Now, I have been a big fan of Bruce Schneier’s work in cryptography for decades, so it pains me to say this but he’s wrong about the state of Artificial Intelligence (AI).
Very, very wrong.
In a recent blog post titled Building Trustworthy AI, he steps into the current furor of ChatGPT and other Large Language Models (LLMs).
It doesn’t go well.
To be completely clear, everything he says about the desirability of trustworthy AI is fine.
If fact, if it weren’t for one tiny underlying problem his post would be a good example of his usual thoughtful approach to tech-induced cultural issues.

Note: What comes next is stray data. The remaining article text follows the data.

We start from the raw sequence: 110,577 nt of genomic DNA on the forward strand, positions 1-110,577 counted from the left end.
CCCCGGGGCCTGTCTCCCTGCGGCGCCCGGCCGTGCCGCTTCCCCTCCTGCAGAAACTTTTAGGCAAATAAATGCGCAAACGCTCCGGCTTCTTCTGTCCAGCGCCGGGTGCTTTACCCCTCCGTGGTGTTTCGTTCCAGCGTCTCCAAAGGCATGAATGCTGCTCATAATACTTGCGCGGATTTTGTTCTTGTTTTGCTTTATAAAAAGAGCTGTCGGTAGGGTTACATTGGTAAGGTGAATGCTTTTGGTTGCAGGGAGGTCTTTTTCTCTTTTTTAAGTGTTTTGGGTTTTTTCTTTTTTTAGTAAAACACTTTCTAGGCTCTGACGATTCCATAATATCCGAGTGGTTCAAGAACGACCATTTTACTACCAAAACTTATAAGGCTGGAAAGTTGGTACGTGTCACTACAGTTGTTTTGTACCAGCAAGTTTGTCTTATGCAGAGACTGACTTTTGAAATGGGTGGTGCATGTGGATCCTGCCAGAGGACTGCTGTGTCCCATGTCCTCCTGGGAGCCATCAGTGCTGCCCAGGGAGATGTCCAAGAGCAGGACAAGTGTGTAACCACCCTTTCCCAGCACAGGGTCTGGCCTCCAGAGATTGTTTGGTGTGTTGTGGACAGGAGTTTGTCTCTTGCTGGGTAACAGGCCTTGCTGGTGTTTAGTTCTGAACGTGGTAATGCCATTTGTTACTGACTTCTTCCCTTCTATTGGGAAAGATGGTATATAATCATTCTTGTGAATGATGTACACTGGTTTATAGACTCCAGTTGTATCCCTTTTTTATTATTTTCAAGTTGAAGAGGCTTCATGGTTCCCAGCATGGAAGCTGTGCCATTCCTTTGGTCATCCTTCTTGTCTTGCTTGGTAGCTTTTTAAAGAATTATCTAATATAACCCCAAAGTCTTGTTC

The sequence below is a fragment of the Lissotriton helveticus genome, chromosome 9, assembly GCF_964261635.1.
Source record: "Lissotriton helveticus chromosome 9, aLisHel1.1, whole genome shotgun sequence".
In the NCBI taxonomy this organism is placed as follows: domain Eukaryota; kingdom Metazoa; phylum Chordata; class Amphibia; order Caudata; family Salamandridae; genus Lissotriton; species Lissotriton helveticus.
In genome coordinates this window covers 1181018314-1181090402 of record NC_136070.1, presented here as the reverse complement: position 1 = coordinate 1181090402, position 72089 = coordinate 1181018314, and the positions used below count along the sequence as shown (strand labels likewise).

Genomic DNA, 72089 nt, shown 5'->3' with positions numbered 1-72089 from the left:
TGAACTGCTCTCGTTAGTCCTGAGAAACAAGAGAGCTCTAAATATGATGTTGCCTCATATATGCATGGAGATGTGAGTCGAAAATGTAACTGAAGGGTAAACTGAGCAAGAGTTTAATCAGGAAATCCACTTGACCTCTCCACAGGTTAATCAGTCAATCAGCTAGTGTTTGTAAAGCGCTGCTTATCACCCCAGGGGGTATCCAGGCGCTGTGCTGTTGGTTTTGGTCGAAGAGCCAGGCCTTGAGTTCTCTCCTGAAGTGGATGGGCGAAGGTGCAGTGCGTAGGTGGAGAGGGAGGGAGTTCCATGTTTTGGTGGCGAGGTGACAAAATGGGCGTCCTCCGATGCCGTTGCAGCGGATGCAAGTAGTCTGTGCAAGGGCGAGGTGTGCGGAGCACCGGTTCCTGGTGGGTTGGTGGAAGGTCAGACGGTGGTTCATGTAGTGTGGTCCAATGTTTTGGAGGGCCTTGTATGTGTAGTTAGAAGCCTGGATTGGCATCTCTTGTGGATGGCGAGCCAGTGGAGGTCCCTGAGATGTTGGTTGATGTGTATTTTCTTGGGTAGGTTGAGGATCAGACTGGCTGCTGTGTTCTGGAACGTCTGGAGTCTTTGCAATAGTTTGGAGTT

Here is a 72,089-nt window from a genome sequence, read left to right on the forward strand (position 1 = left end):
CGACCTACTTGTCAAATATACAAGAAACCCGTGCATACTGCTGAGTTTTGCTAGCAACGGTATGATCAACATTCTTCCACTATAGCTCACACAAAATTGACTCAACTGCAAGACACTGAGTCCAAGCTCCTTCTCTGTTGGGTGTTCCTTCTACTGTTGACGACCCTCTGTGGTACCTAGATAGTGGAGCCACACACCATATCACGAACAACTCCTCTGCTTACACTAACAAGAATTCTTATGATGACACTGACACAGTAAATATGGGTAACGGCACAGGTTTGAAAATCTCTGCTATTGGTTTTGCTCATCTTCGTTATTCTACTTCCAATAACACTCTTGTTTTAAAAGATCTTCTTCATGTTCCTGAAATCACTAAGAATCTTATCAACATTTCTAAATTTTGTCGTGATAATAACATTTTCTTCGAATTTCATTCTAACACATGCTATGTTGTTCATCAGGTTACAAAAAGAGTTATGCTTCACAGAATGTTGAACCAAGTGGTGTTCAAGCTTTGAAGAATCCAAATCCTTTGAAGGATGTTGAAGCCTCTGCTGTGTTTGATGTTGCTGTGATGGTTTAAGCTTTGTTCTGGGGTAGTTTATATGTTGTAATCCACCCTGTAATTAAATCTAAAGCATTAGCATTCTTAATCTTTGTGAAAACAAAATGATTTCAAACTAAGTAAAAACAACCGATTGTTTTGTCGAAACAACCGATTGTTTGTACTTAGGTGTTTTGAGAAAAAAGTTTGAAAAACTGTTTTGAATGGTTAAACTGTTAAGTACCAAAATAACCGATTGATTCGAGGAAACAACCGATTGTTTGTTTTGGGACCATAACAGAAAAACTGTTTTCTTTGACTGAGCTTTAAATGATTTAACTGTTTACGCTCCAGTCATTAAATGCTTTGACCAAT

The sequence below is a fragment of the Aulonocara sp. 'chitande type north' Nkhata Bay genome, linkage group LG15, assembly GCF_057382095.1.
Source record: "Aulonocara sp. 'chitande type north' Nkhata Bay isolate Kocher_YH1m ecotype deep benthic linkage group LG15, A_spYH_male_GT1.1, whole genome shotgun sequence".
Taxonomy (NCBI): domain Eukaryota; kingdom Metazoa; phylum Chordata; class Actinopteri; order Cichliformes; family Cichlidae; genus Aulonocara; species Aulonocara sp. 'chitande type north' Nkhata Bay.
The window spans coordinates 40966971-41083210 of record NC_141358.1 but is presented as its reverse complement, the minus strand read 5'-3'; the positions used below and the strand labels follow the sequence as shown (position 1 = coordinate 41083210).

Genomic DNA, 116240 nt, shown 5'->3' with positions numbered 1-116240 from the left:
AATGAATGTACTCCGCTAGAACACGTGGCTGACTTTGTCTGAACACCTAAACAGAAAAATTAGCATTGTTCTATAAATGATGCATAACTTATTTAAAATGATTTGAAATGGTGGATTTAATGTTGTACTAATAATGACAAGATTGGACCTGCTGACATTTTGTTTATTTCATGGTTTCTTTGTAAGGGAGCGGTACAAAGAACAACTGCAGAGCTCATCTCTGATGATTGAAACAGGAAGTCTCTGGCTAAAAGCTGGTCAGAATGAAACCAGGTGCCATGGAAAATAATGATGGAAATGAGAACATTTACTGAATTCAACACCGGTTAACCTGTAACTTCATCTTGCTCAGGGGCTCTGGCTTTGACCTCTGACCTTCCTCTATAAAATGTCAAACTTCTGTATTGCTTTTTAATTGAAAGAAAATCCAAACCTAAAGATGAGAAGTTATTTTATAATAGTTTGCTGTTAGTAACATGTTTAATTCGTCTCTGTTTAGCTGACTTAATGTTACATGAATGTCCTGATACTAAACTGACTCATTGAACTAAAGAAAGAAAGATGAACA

Where it goes astray is in assuming that LLMs are anything that would deserve to be called AI and which could possibly be made trustworthy.
They’re not, and they can’t.
LLMs are artificial, but they don’t do anything you could reasonably call intelligent; they don’t know what the words they’re using mean and they don’t have any internal model of the world.
Nothing they say means anything to them, because there is no “them” in any way that could give meaning.
An LLM is nothing more than a system to construct eerily articulate pseudo-random text.
They are, as has been said, bullshit generators.
We really shouldn’t be surprised, then, that LLMs have absolutely no regard for whether what they say is true since they have no concept of what the words they’re using actually mean.
They can’t “lie”, because they have no idea of “true” or “false”.
And it really shouldn’t need saying but: you can’t make a system that doesn’t know what words mean trustworthy.